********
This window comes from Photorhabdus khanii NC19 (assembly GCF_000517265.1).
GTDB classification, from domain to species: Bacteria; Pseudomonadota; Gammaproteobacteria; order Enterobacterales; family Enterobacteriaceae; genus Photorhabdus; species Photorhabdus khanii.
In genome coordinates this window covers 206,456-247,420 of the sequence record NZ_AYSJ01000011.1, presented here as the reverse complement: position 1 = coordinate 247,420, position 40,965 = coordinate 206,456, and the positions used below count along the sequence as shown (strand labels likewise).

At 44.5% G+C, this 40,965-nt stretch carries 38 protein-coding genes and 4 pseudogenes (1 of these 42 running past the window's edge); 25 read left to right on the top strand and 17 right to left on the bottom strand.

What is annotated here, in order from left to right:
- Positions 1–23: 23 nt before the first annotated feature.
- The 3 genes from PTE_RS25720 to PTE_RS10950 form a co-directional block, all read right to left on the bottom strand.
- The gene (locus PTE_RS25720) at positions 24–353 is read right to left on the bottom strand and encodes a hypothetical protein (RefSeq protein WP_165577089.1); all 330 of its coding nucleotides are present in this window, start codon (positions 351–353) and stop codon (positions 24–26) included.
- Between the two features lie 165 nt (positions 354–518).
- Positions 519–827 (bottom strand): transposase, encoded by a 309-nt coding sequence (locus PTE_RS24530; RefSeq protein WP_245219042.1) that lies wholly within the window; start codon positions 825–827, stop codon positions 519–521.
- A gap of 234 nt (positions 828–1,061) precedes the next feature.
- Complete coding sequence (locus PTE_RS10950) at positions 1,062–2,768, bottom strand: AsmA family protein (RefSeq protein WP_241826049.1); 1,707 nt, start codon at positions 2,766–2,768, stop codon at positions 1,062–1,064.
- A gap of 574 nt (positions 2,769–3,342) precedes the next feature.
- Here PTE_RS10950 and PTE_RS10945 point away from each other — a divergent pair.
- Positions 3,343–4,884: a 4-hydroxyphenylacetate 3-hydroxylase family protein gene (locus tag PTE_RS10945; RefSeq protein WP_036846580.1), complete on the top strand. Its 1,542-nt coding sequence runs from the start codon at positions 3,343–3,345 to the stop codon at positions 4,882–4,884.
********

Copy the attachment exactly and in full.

This window comes from Photorhabdus khanii NC19 (assembly GCF_000517265.1).
GTDB classification, from domain to species: Bacteria; Pseudomonadota; Gammaproteobacteria; order Enterobacterales; family Enterobacteriaceae; genus Photorhabdus; species Photorhabdus khanii.
In genome coordinates this window covers 206,456-247,420 of the sequence record NZ_AYSJ01000011.1, presented here as the reverse complement: position 1 = coordinate 247,420, position 40,965 = coordinate 206,456, and the positions used below count along the sequence as shown (strand labels likewise).

At 44.5% G+C, this 40,965-nt stretch carries 38 protein-coding genes and 4 pseudogenes (1 of these 42 running past the window's edge); 25 read left to right on the top strand and 17 right to left on the bottom strand.

What is annotated here, in order from left to right:
- Positions 1–23: 23 nt before the first annotated feature.
- The 3 genes from PTE_RS25720 to PTE_RS10950 form a co-directional block, all read right to left on the bottom strand.
- The gene (locus PTE_RS25720) at positions 24–353 is read right to left on the bottom strand and encodes a hypothetical protein (RefSeq protein WP_165577089.1); all 330 of its coding nucleotides are present in this window, start codon (positions 351–353) and stop codon (positions 24–26) included.
- Between the two features lie 165 nt (positions 354–518).
- Positions 519–827 (bottom strand): transposase, encoded by a 309-nt coding sequence (locus PTE_RS24530; RefSeq protein WP_245219042.1) that lies wholly within the window; start codon positions 825–827, stop codon positions 519–521.
- A gap of 234 nt (positions 828–1,061) precedes the next feature.
- Complete coding sequence (locus PTE_RS10950) at positions 1,062–2,768, bottom strand: AsmA family protein (RefSeq protein WP_241826049.1); 1,707 nt, start codon at positions 2,766–2,768, stop codon at positions 1,062–1,064.
- A gap of 574 nt (positions 2,769–3,342) precedes the next feature.
- Here PTE_RS10950 and PTE_RS10945 point away from each other — a divergent pair.
- Positions 3,343–4,884: a 4-hydroxyphenylacetate 3-hydroxylase family protein gene (locus tag PTE_RS10945; RefSeq protein WP_036846580.1), complete on the top strand. Its 1,542-nt coding sequence runs from the start codon at positions 3,343–3,345 to the stop codon at positions 4,882–4,884.